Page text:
One of the greatest bonuses was the situation. Tune hotels are to be found in city centres or near main stations and for us it was a huge plus that it is in one of the lovely old streets for which Spitalfields is famous. In fact the hotel is opposite Dennis Severs House, one of the leading attractions of the area – and in our opinion, of the capital.

It was here that the late Dennis Severs, an American, having bought this dilapidated eighteenth century house, decided to live in it without electricity or mod cons just as if he were still in the eighteenth century. He carried this further by creating what he called A Still Life Drama, imagining a resident family of Huguenot weavers and then inviting members of the public to step into their lives. During the candlelit visit, it was as if these previous occupants had just left the room, their meal half eaten, the smell of the food still on the air. They could sometimes be heard but were always just out of sight…. This experience was quite magical and it is to the credit of some determined people that the house and these atmospheric visits are ongoing although Dennis Severs died in 1999.

This is just one of the delights of Spitalfields. Its architecture is another for it is here that some of the best preserved Huguenot weaver’s houses are to be found and it is a pleasure just to wander amongst them. Then there is Christ Church, a splendid building by Nicholas Hawksmoor which dominates the area and, on the corner of Brick Lane and Fournier Street there is another which embodies the various waves of immigration which have left their mark here. Now the Jamme Masjid or Great Mosque, it began its life as Huguenot Church, was later used as a Methodist chapel before becoming an orthodox Jewish synagogue. At 19 Princelet Street is an even stranger building for, although you’d never guess from the shabby front door, another synagogue was to be found in the back garden. Now it is houses the Museum of Immigration which will host two of its very rare openings in June.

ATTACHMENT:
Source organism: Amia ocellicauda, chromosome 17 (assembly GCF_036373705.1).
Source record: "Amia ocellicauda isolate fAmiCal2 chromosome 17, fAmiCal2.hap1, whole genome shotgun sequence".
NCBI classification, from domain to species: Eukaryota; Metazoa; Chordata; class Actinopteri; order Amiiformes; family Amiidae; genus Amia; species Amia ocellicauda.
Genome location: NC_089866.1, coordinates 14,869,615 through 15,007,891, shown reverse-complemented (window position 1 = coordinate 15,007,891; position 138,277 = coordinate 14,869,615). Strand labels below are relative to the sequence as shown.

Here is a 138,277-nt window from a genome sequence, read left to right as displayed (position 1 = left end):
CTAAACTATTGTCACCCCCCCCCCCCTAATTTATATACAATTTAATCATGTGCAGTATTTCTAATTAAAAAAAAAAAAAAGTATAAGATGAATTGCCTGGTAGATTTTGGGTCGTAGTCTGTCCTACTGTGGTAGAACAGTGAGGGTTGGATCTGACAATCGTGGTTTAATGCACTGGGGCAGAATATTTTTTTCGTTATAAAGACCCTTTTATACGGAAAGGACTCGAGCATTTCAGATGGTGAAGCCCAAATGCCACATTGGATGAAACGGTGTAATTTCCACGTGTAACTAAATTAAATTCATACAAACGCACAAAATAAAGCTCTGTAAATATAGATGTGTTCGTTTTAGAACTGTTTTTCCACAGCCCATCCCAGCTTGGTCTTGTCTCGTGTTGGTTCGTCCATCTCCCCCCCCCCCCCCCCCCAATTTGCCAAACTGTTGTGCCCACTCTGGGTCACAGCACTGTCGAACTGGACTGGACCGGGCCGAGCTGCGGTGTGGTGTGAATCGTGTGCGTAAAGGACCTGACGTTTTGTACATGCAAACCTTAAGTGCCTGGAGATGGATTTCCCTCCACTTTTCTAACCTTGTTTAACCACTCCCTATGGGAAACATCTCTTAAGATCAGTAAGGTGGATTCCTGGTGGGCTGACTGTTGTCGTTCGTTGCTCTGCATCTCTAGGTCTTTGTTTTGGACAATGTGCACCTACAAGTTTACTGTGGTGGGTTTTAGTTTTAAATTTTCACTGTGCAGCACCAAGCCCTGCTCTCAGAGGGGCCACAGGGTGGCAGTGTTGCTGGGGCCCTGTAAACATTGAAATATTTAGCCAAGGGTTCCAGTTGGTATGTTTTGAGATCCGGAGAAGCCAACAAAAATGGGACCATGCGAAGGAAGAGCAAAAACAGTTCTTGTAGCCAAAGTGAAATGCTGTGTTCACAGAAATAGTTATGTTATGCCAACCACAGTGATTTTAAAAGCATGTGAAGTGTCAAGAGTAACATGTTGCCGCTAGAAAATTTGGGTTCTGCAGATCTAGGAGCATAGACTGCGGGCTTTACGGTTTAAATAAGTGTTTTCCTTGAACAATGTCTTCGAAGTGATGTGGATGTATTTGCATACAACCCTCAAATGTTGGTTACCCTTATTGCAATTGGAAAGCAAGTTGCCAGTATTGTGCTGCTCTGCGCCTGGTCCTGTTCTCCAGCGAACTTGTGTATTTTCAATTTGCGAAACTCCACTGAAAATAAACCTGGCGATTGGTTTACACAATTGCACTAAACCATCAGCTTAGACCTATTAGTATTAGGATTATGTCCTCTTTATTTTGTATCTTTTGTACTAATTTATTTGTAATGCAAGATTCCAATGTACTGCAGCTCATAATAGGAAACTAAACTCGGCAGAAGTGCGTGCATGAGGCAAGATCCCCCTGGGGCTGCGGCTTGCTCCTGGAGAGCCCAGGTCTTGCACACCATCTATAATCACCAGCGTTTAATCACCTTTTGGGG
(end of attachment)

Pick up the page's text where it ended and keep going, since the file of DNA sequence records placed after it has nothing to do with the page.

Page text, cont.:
After our explorations we were able to enjoy dinner in one of our favourite restaurants, Chez Elles. Run by two charming French girls, this little bistroquet nestles happily amongst the curry houses of Brick Lane – embodying something of the accepting nature of the area. Delicious, authentically French food is served, ( escargots, homemade rilliettes and terrines, moules et frites, tartare de boeuf, faux filet etc) the décor is charming, many of the customers are French and an enjoyable evening is almost guaranteed. Even more so in our case as we only had to take a leisurely stroll back to our hotel rather than a mad dash for the last train.

Yes, the Liverpool St Tune Hotel proved an idea base. There are however, other Tune hotels in London; at Kings Cross, Paddington, Canary Wharf and Westminster. In fact since they were first launched in Malaysia these hotels have spread all over the Far East and into India and Australia.

So the no-frills idea seems to have caught on – and why not?